The National Science Foundation has awarded a $1.2 million grant to North Carolina State University and the Georgia Institute of Technology to study gaming's effects on cognitive skills in older adults.
As part of the planned study, both universities will examine the thinking skills of a group of men and women aged 65 years and older. Researchers will then perform another cognitive test after participants briefly play Electronic Arts' Nintendo Wii titles Boom Blox and Boom Blox Bash Party.
EA's Boom Blox games allow players to interact with collapsible block structures that react realistically to thrown objects, nudges, and removed pieces. Researchers at both universities find that gameplay in Boom Blox and its sequel can easily be modified to adjust novelty, attentional demand, and social interaction.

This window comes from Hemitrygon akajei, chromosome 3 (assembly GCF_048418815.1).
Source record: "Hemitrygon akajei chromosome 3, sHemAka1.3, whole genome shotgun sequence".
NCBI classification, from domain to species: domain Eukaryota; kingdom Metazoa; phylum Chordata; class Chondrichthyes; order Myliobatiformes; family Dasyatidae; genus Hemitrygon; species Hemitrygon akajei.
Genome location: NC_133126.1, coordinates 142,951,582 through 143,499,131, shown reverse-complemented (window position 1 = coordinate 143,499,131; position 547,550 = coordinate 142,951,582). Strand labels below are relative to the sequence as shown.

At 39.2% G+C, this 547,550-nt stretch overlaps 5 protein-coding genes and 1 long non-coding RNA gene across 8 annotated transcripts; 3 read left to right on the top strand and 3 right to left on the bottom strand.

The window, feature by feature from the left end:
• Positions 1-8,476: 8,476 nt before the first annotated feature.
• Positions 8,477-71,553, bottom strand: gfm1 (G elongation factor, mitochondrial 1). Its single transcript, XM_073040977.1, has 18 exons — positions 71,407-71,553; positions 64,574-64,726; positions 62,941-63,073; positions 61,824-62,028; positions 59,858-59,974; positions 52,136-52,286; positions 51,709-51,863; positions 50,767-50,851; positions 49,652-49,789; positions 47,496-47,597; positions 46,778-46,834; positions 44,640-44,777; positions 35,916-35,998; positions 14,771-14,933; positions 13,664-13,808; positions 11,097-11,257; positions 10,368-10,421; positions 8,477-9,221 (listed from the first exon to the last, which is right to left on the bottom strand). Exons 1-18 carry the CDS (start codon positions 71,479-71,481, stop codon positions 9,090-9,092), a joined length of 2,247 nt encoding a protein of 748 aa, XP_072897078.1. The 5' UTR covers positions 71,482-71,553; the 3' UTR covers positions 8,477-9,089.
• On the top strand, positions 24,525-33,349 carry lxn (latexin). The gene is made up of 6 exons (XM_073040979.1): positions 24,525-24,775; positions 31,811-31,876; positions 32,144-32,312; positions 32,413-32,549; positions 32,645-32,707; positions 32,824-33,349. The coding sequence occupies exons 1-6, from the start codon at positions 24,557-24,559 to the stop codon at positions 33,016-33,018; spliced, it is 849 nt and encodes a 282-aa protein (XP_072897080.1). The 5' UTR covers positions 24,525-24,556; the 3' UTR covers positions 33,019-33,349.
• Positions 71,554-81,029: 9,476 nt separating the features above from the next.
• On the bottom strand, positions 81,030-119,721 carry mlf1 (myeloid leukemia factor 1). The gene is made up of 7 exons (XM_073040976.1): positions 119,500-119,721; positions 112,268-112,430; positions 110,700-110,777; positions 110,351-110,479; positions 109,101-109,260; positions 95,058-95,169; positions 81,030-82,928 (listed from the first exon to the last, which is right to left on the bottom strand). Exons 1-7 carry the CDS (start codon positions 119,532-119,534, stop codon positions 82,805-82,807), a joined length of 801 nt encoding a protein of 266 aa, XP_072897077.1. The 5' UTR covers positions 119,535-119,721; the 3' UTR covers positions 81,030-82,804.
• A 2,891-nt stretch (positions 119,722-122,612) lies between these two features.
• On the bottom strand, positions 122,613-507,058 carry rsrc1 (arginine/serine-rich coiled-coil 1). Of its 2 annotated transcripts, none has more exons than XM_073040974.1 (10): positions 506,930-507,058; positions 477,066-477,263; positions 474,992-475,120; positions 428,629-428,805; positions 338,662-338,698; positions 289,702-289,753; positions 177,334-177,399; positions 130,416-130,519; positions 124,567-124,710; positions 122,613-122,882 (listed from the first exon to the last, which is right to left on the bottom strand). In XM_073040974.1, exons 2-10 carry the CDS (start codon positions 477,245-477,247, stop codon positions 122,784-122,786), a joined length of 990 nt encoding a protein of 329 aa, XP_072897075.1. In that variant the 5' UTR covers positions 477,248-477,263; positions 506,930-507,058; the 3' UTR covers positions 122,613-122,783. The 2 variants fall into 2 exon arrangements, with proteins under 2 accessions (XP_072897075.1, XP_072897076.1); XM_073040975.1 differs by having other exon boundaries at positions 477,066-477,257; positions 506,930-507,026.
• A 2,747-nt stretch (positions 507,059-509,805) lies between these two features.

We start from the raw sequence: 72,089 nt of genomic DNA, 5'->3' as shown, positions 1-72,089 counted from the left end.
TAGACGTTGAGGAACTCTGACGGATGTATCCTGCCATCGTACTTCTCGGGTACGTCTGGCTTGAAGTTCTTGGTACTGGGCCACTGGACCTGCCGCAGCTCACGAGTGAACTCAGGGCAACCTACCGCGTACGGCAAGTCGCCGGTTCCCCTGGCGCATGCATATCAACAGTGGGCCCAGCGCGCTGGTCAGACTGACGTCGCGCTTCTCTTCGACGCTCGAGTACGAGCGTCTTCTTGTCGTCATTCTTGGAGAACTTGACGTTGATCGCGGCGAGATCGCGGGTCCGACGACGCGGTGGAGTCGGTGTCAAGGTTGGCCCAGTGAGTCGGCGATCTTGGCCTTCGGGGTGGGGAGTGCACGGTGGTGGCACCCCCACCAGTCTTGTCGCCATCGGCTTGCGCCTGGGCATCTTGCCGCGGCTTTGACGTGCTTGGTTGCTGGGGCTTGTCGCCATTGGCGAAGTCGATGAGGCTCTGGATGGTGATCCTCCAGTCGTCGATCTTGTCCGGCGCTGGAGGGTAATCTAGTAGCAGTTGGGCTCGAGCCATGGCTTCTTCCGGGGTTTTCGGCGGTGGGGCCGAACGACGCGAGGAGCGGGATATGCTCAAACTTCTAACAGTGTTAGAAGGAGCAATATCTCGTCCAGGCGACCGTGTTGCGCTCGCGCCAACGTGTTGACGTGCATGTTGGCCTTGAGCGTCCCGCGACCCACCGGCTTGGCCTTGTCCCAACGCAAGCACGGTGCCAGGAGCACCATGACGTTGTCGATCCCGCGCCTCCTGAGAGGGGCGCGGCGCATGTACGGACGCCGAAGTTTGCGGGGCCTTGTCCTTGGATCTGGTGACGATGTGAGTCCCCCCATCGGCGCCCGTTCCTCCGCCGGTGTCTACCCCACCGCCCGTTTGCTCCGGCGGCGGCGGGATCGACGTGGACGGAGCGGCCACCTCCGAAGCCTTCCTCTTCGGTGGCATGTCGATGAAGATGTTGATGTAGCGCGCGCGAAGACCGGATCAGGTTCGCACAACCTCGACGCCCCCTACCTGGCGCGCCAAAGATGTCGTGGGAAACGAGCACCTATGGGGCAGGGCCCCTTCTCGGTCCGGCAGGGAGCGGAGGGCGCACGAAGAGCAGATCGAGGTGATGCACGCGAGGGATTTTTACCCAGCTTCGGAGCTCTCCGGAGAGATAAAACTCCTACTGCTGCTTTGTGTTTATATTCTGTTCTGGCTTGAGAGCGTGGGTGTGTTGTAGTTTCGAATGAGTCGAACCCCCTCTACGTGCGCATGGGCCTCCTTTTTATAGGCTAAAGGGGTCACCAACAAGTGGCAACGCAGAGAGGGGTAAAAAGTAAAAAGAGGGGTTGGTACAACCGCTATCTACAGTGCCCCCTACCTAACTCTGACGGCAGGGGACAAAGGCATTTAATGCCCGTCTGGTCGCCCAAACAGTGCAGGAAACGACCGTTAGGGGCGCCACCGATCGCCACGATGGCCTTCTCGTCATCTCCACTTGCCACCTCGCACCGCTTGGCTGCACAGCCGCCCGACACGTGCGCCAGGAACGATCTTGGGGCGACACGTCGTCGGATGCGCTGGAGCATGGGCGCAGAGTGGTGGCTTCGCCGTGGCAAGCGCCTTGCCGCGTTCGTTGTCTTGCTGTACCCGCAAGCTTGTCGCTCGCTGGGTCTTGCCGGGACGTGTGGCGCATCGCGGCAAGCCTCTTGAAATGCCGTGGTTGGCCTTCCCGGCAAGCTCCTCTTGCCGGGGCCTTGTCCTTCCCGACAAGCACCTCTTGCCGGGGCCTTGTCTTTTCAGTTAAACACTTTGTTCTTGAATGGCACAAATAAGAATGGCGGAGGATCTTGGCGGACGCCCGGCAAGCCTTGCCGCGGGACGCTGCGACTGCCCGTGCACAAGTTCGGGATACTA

Using the results from the study, researchers hope to narrow down the qualities in video games that boost memory, problem-solving, and critical thinking skills in the elderly.
At the study's conclusion, the university researchers will create a set of guidelines that can be used to design "a new class of video game for older adults," and will use these rules to create an example prototype game.
The National Science Foundation's grant spans four years. Research at both universities is planned to begin in September 2009 and conclude in August 2013.